The Circle From the Ryan

If you’ve ever been to the Grand Ole Opry, you have seen a circular piece of wood that’s been inserted into the stage.  The circle of course is from the Opry’s previous home, across town at the Ryman Auditorium…

The Union Gospel Tabernacle

It was one of the largest venues in the nation when it was constructed – Union Gospel Tabernacle.  But just about a decade after it opened, one prominent man’s funeral was held inside the building and at the conclusion of the service, the audience decided the place should bear his name…

What Started As A Tent Revival

You’ve probably not heard of the evangelist, Samuel Jones.  However, there’s a decent chance you know at least the last name of the man determined to ruin Rev. Jones’ tent revival.  What happened next is still a storied piece of history…

Rough Around the Edges

Tom was quite the entrepreneur.  He built a great steamboat line and became quite wealthy.  But he was also a bit rough around the edges, willing to mix things up and find his way into an occasional fight.  His story is one well-known in this town…

A Boy Named Sue

You’ve probably heard of a boy named Sue thanks to Johnny Cash.  But was there really a boy named Sue?  The answer is yes, and he played an important role in history…

A Trial that Captivated the Nation

Imagine a packed crowd in a sweltering courtroom.  Refreshment vendor are allowed inside during recesses and chimps perform on the lawn outside.  It was a spectacle that drew worldwide attention…

John Scopes on Trial

His last name is forever linked to one of the most publicized trial in American history.  It was John Scopes that probably did not teach evolution, yet was tried for violating an act that polarized the nation…

Bringing a Trial to Town

Cities might devise many plans to help increase commerce and spur business growth.  Bringing a trial to your town would seem to be an odd choice, but nearly a century ago, that’s exactly what this town did…

Scenic Route – Rippa Villa Plantation

You’ve heard of marriages arranged because the bride and groom have certain cherished last names? How about marriages arranged based on a bride’s first name? That’s just one of the odd stories behind the Rippa Villa Plantation, featured in the latest episode of The Scenic Route podcast.

Two Times A Prisoner of War

Imagine being taken a prisoner of war, not once but twice and while you were away from home, the opposing army used your house to treat their wounded soldiers.  It was real life here in Spring Hill, Tennessee.  Remember you can follow our program and get the latest updates on Facebook and Twitter as well as here full length interviews on the Scenic Route…all online at AmericanCountryside.com…..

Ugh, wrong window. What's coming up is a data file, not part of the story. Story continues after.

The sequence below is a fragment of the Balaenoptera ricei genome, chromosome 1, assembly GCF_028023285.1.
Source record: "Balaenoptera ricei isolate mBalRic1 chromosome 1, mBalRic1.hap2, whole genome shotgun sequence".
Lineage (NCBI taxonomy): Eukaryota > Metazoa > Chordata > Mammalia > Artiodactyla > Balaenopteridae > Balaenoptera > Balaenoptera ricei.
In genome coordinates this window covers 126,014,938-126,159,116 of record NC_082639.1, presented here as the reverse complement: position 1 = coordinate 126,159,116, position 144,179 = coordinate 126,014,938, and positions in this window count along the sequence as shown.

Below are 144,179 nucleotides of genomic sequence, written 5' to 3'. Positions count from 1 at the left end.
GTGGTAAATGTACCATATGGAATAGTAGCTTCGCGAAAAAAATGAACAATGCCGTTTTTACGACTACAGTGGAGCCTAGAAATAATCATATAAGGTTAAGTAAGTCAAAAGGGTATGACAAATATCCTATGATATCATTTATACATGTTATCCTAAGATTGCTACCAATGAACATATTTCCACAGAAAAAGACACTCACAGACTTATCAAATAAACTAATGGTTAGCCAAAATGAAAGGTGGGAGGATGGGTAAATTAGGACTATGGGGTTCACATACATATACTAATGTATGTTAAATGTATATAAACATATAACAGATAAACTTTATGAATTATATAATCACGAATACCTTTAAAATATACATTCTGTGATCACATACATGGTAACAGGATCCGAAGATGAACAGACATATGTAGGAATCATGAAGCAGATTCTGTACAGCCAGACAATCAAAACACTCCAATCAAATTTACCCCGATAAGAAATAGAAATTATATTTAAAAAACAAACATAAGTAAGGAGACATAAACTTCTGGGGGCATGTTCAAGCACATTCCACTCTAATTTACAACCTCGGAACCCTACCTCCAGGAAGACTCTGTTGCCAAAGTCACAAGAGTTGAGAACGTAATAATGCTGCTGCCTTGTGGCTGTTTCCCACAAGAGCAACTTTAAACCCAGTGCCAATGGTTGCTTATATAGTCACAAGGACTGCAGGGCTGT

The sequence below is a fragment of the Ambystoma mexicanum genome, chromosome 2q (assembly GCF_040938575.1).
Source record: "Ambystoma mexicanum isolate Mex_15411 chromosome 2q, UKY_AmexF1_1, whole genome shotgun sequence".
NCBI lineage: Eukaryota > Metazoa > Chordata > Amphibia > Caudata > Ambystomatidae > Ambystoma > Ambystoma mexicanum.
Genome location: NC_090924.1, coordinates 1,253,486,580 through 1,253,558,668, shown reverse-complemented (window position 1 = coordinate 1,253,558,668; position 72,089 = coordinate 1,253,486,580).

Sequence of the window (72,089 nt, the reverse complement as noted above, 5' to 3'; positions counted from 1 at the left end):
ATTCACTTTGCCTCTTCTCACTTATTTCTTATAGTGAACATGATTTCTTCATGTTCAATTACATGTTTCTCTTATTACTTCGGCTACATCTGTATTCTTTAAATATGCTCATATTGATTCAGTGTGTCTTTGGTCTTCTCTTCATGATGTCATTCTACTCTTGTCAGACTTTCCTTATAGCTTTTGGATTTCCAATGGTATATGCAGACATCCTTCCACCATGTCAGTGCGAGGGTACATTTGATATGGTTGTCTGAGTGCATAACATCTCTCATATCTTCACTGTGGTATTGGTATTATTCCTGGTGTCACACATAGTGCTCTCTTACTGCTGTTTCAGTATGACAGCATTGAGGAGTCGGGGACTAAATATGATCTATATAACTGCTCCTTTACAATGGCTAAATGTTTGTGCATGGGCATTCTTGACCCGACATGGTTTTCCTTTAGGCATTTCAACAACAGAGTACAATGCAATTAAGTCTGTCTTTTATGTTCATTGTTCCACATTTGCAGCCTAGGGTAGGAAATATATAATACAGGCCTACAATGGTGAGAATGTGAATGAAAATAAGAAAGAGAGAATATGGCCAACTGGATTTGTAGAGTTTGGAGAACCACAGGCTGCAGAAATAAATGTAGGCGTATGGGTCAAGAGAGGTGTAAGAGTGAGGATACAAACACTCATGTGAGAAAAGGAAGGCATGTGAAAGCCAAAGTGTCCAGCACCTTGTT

Not Thrilled With a Choice of Spouse

There are times when a family is not thrilled with a son’s choice of a spouse.  There may be many reasons for their displeasure, but in Nathaniel’s case, it was something very simple.  She had the wrong name and Nathaniel’s father was willing to pay a big sum of money to make sure the wedding didn’t take place…..

The Sheriff Bufford Pusser Festival

This weekend in Adamsville, Tennessee, the annual Sheriff Bufford Pusser Festival will be held.  It’s the 25th such event and people from far and wide will come to enjoy the events and also pay tribute to one of the great lawmen of the 20th century.  Today we take a look at the questionable events that led to his untimely death…..

Carrying a Stick Instead of a Weapon

This week we’re in Adamsville, Tennessee, former home of famous lawman Bufford Pusser.  The famous lawman from Walking Tall was known for carrying a stick instead of a weapon…..

The Life of Sheriff Buford Pusser

220px-BufordBadge1If you’ve ever seen the movie “Walking Tall” then you know part of the story of Sheriff Buford Pusser.  He was a man who could seem larger than life itself, yet a man who’s real life accomplishments restored legalities to his home county…..

The Bus Line of the 1800s

260px-SteamboatBenCampbellbYou could say it was the bus line of the 1800s.  A network of transportation that could take you just about anywhere a person needed to go.  The passengers and cargo have changed, but this route is still an important one today.

Beefing Up the Hulls of Ships

300px-New_ironsides_sailsNecessity is the mother of invention.  When the Civil War began, it was relatively easy to sink wooden ships, so both sides immediately began beefing up the exteriors of their hulls.  What resulted was a famous type of ship that was only on the naval scene but for a few short years…..

Shiloh National Battlefield

Each year, thousands of people will travel to southern Tennessee to see the famous national battleground at Shiloh.  What most people don’t know is that this place would most likely have become a national historic site even if a battle had never been fought there…..

The Last Train to Clarksville

Screen Shot 2013 03 19 at 11 14 41 PMIn the summer of 1966 the Monkees released “The Last Train to Clarksville.”  The song went to number one on the billboard charts and many people went in search of that last train to Clarksville.  That journey led many folks to this town and one particular train depot.  They’re still coming here……

Train Service from Clarksville

In the early and mid 1900s, passenger train service was common in most cities of any size.  Today the passengers and freight have vanished from those stations.  Only a few remain.  Most are now simply historic structures reminding us of the way things once were…..

The International Towing and Recovery Museum

Not long after the first cars were made, the first cars began to break down or get involved in accidents. And that’s why this museum is exists today…..